Constitutionalism has become a byword for legitimate government,
but is it fated to lose its relevance as constitutional states
relinquish power to international institutions? This book evaluates
the extent to which constitutionalism, as an empirical idea and
normative ideal, can be adapted to institutions beyond the state by
surveying the sophisticated legal and political system of the
European Union. Having originated in a series of agreements between
states, the EU has acquired important constitutional features like
judicial review, protections for individual rights, and a hierarchy
of norms. Nonetheless, it confounds traditional models of
constitutional rule to the extent that its claim to authority rests
on the promise of economic prosperity and technocratic competence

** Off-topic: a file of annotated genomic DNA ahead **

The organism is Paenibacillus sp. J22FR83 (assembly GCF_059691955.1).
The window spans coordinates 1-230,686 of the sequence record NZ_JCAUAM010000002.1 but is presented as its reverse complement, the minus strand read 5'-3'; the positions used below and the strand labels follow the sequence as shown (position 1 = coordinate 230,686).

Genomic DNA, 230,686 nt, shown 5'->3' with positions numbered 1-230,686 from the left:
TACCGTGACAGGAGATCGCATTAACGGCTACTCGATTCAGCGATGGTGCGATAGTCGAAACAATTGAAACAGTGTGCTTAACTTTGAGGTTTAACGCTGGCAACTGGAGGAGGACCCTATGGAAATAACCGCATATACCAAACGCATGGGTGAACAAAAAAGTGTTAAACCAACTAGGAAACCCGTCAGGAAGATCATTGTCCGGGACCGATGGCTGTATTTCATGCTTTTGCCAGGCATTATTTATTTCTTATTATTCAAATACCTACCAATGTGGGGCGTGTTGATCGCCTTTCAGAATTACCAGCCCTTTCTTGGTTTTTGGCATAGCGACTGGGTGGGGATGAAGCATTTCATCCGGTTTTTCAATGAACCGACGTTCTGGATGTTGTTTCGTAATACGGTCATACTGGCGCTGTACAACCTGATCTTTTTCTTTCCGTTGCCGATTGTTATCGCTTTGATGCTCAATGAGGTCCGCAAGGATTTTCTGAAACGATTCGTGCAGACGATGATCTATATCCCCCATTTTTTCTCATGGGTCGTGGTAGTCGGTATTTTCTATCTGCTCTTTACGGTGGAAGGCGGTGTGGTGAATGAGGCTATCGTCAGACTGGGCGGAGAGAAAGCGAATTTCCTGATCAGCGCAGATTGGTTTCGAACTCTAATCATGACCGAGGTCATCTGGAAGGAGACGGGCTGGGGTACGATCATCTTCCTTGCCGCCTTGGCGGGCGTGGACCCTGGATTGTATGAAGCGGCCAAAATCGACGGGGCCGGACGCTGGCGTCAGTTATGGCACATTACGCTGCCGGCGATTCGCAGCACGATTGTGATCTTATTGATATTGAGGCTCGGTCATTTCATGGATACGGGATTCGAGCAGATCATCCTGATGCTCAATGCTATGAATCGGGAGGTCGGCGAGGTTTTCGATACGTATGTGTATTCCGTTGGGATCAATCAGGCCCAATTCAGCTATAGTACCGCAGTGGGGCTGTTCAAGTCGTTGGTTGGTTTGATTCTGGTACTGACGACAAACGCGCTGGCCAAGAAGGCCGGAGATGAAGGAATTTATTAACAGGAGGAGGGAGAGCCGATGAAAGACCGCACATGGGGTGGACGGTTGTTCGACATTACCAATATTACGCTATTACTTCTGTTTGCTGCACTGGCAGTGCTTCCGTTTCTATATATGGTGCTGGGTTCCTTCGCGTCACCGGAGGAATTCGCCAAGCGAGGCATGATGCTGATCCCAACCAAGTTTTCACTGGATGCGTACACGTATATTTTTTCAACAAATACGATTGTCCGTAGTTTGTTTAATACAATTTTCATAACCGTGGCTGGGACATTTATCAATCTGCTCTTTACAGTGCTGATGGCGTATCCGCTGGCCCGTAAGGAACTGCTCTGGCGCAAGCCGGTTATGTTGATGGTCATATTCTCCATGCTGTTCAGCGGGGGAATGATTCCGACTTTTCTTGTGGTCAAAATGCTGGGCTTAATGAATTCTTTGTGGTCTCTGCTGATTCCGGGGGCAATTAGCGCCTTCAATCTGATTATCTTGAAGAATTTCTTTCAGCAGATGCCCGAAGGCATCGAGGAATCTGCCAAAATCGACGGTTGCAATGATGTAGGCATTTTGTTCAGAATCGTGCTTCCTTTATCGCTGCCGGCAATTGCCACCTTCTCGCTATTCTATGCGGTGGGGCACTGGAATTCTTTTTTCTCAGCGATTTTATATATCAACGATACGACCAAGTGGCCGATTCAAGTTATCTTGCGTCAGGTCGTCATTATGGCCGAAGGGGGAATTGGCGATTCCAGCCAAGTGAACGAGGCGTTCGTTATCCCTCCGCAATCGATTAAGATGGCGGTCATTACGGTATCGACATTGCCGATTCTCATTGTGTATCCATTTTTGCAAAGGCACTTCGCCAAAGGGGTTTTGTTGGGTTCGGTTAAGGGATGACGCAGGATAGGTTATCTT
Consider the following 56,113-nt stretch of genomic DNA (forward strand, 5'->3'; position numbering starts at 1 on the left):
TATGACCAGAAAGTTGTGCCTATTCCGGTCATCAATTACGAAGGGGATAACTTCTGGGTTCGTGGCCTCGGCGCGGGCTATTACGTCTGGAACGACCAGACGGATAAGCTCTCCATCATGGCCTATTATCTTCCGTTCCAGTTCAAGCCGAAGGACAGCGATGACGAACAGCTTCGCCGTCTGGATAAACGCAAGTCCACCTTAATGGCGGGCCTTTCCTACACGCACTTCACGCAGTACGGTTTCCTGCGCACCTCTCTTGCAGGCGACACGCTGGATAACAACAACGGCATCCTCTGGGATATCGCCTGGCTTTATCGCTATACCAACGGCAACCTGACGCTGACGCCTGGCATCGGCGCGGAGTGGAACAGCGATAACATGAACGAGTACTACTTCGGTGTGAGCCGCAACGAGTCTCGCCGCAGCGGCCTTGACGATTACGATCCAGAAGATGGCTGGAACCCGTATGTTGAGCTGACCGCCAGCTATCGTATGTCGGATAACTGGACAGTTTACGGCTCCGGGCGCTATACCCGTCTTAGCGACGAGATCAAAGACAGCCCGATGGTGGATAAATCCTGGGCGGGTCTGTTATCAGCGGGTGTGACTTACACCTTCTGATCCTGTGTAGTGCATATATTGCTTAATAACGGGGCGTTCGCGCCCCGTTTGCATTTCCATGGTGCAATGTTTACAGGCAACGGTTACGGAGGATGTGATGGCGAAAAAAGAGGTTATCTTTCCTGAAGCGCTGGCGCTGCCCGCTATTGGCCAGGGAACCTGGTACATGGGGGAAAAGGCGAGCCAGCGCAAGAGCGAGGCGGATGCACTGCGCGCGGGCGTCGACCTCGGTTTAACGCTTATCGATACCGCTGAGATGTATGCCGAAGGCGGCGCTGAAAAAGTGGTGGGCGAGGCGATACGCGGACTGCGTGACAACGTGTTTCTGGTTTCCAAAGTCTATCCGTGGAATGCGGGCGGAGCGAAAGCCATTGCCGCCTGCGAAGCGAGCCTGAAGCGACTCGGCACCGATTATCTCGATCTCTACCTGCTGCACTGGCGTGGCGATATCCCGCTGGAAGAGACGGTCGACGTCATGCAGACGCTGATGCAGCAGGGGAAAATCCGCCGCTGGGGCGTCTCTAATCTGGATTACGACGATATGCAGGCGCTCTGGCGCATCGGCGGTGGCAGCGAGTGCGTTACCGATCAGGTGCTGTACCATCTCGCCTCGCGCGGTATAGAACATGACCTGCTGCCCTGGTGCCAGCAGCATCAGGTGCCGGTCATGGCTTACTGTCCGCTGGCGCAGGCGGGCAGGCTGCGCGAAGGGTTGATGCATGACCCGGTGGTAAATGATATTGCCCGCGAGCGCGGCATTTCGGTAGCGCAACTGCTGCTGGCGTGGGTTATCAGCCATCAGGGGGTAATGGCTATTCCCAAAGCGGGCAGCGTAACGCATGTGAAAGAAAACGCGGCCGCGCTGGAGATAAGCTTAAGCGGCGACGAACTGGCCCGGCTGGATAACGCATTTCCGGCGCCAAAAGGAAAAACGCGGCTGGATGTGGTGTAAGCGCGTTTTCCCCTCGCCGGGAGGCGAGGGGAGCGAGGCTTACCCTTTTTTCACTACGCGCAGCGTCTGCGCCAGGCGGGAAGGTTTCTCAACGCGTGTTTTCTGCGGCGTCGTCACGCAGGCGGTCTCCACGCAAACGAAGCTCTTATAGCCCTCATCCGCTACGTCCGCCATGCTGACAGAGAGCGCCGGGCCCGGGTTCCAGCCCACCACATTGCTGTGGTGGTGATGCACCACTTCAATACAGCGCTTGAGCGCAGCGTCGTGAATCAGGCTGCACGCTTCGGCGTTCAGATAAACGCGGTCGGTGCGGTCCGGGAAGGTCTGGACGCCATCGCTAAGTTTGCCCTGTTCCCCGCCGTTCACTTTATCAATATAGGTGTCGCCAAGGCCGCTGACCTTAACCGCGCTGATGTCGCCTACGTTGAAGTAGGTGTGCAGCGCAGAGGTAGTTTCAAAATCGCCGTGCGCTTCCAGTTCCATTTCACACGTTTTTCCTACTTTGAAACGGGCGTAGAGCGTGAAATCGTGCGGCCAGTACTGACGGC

rather than on the democratic will of citizens. Critically
appraising the European Union and its legal system, this book
proposes the idea of 'functional constitutionalism' to describe
this distinctive configuration of public power. Although the EU is
the most advanced instance of functional constitutionalism to date,
understanding this pragmatic mode of constitutional authority is
essential for assessing contemporary international economic
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